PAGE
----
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The application of isotope and chemical analyses in managing transboundary groundwater resources

Authors
Journal
Applied Geochemistry
0883-2927
Publisher
Elsevier
Volume
32
Identifiers
DOI: 10.1016/j.apgeochem.2012.10.006
Disciplines
  • Chemistry
  • Earth Science
  • Ecology
  • Geography

Abstract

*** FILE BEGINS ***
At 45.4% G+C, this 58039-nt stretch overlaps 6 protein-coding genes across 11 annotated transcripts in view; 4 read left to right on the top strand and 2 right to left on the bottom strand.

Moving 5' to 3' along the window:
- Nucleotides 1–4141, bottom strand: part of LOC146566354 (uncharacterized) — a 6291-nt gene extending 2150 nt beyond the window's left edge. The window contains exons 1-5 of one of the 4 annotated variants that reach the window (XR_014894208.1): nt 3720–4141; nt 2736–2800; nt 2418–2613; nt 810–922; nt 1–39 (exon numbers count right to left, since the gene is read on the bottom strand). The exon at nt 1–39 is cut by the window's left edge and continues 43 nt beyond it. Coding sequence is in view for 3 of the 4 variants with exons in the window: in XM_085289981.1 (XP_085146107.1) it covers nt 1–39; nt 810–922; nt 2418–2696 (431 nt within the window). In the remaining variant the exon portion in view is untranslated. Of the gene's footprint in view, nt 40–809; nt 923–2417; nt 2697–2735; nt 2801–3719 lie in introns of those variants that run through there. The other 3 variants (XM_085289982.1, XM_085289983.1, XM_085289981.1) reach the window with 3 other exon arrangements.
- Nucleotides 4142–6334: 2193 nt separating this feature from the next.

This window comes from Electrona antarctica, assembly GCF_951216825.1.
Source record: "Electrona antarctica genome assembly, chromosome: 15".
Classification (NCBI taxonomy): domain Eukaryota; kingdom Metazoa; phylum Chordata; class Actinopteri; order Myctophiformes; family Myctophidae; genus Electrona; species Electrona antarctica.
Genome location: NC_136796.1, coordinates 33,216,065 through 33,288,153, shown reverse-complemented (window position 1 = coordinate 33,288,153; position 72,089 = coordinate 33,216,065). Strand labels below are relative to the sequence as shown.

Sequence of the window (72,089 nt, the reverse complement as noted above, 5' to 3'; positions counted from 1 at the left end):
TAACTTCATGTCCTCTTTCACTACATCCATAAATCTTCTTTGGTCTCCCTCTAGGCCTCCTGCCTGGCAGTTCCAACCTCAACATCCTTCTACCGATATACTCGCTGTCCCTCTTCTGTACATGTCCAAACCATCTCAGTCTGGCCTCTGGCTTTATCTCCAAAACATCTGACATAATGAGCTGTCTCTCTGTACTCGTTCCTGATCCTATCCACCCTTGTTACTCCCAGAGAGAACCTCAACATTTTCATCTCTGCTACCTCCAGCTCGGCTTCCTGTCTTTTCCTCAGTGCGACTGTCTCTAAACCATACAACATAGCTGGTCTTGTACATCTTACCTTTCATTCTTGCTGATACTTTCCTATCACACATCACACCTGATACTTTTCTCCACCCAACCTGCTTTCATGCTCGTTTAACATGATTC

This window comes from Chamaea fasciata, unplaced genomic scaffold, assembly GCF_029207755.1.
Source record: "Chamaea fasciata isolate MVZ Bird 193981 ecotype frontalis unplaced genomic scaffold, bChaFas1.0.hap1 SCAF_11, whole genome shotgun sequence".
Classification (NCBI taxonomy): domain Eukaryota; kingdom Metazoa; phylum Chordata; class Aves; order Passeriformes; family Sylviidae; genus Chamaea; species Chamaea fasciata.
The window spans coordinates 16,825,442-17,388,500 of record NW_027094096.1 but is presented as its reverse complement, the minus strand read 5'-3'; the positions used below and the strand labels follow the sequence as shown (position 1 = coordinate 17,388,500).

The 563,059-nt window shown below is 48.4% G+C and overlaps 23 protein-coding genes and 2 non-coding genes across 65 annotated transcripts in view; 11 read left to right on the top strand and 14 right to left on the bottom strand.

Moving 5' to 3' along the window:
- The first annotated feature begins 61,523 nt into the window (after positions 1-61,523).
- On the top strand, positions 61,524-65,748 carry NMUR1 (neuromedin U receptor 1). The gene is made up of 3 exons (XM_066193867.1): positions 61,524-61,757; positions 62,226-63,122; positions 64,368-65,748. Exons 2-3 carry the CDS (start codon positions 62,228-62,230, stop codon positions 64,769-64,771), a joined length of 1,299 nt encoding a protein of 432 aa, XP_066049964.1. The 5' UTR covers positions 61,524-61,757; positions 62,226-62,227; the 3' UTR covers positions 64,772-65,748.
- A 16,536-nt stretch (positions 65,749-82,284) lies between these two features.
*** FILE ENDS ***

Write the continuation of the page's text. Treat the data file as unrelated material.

Abstract Managing transboundary groundwater resources requires accurate and detailed knowledge of aquifers and groundwater bodies. The Pannonian Basin is the largest intracontinental basin in Europe with a continuous succession of more than 7km of Miocene to Quaternary sediments and with an average geothermal gradient of about 5°C/100m. Geographically the Pannonian basin overlaps eight countries (Hungary, Romania, Serbia, Croatia, Slovenia, Austria, Slovakia and Ukraine), so the issue of transboundary cold and thermal water resources is regionally very important. The T-JAM bilateral Hungarian–Slovenian (HU–SLO) project is the first to apply modern isotopic and chemical analyses in the characterization and correlation of a number of shared groundwater resources in the Mura-Zala Sub-basin of the Pannonian. The aims of this work were the identification of groundwater flow paths, the delineation of transboundary aquifers based on thermal and cold groundwater geochemical and isotope properties in the Mura-Zala Basin, and providing input to calibrate a hydraulic numerical model. Following a common groundwater sampling campaign, 24 cold and thermal groundwater samples from seven aquifers were collected for chemical, isotope, gas and noble gas analyses. Chemical analyses, and D, O and C isotopes were used to correlate cross border aquifers. A regional groundwater flow is hydrogeologically possible in some aquifers in the Mura-Zala Basin, and has been confirmed by hydrogeochemistry. The Újfalu (HU) and Mura (SLO) Formations are a part of the active regional thermal groundwater flow system, probably hydraulically separated from the shallower flow system of the Ptuj-Grad (SLO), Zagyva and Somló-Tihany (HU) Formations. The thermal water is of meteoric origin, reductive and alkaline. The predominant water type in the Quaternary and Pliocene aquifers is Ca–Mg–HCO3, changing to Na–HCO3 in the main Pannonian geothermal aquifer, and Na–Cl brine in deeper and older Miocene aquifers. Total dissolved solids and Na content generally increase with depth. Deuterium is in the range −87‰ to −75‰, 18O from −11.9‰ to −10.4‰, while 14C values are less than 6.1pmC in the samples of the active regional thermal groundwater flow system. These and results of noble gas analyses indicate recharge during the Pleistocene interglacial period with temperatures around 6–7°C. Regional thermal water resources are limited and environmental isotopes can be used as an early warning in the management of thermal water.

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